In TG #34:
Tas Geo is now at issue 34, and we’re delighted to have more content queued up for your reading pleasure. The web site is continuing to evolve: a new advertisement format and subscription form are now active on the site. Do click on the links to our gracious supporters, and let them know that you saw them on TG.
This issue marks one of our first forays into audio as a documentary tool, with an introduction to Oral History and some tips to get you started with interviewing the people around you. Since reading this article by Ben Ross, I’ve had the good fortune of meeting my 91 year old neighbour, originally from Poland, and hearing her stories of Stalin’s prison camps and solo travels across Central Asia as a teenage girl. Go find that audio recording app from your smartphone, and talk to your elders before its too late!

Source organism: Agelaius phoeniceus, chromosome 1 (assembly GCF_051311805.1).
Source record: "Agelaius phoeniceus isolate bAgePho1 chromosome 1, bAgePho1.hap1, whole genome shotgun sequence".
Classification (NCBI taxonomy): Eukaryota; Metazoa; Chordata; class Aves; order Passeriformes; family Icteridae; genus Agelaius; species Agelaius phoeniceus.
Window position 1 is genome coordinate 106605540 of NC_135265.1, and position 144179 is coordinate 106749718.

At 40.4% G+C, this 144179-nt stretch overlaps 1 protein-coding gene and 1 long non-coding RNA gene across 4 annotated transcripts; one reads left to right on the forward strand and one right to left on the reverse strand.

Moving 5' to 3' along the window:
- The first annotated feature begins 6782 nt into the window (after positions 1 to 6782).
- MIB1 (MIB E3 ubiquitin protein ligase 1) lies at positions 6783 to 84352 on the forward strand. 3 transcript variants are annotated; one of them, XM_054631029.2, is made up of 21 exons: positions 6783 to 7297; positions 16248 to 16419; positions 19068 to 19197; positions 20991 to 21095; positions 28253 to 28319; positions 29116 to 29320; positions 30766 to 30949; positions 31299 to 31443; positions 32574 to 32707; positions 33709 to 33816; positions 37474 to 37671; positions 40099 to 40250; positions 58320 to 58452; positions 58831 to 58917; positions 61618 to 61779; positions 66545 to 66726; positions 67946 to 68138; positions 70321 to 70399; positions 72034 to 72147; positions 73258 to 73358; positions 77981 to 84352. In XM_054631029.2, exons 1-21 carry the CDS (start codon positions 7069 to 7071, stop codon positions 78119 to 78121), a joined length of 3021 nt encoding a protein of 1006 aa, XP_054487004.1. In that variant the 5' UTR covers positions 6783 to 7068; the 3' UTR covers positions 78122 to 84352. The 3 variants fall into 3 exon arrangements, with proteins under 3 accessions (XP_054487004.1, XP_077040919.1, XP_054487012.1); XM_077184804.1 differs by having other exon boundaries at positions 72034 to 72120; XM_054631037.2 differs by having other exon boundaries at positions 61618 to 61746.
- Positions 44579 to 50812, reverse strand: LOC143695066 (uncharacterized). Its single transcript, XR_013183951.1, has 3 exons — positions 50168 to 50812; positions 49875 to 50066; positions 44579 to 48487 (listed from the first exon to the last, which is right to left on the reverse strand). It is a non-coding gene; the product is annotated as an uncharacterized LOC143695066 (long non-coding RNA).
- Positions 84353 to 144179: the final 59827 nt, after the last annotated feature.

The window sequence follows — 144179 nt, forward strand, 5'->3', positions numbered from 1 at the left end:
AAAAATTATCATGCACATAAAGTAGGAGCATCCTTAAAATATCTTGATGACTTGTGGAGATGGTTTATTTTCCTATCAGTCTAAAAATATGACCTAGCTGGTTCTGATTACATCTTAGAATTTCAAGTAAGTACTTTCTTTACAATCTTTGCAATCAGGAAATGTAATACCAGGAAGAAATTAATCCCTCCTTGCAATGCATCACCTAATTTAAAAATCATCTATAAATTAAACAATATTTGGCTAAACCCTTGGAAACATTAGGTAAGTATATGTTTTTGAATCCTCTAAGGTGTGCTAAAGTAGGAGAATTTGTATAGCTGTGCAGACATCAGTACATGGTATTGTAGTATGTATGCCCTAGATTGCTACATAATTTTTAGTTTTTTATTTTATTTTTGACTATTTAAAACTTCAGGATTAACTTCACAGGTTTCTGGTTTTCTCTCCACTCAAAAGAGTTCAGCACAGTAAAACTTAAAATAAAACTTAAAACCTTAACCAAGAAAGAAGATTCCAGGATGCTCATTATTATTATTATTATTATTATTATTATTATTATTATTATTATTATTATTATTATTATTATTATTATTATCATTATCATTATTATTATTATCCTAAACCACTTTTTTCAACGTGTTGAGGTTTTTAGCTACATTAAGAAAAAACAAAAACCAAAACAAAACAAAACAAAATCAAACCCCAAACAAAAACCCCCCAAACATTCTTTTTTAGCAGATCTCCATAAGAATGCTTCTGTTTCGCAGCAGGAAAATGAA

Back into the realm of colours and pixels, we continue the Ten Tips -Ten Pics series of photography tutorials with Roy from Shutterbug Walkabouts, and we get right into some technical pointers that you can use when processing image from your own adventures.
A new documentary project from the southeast is up and running: Sheltered Passage. They’ve shared the first of their films with us, and you’ll enjoy hearing about fishing in the Huon and Bruny waters many years back.
And we wrap up with the most intimate and nearby of all frontiers – our own bodies. Have a close look at the Italian anatomist Paolo Mascagni’s stunning drawings of the human body, published in the 1820s well before the invention of photography.
All the best,
The Editor of Tasmanian Geographic is a shadowy and mysterious figure who is often found deep underground, in the treetop branches, on coastal beaches, or high in the mountains.
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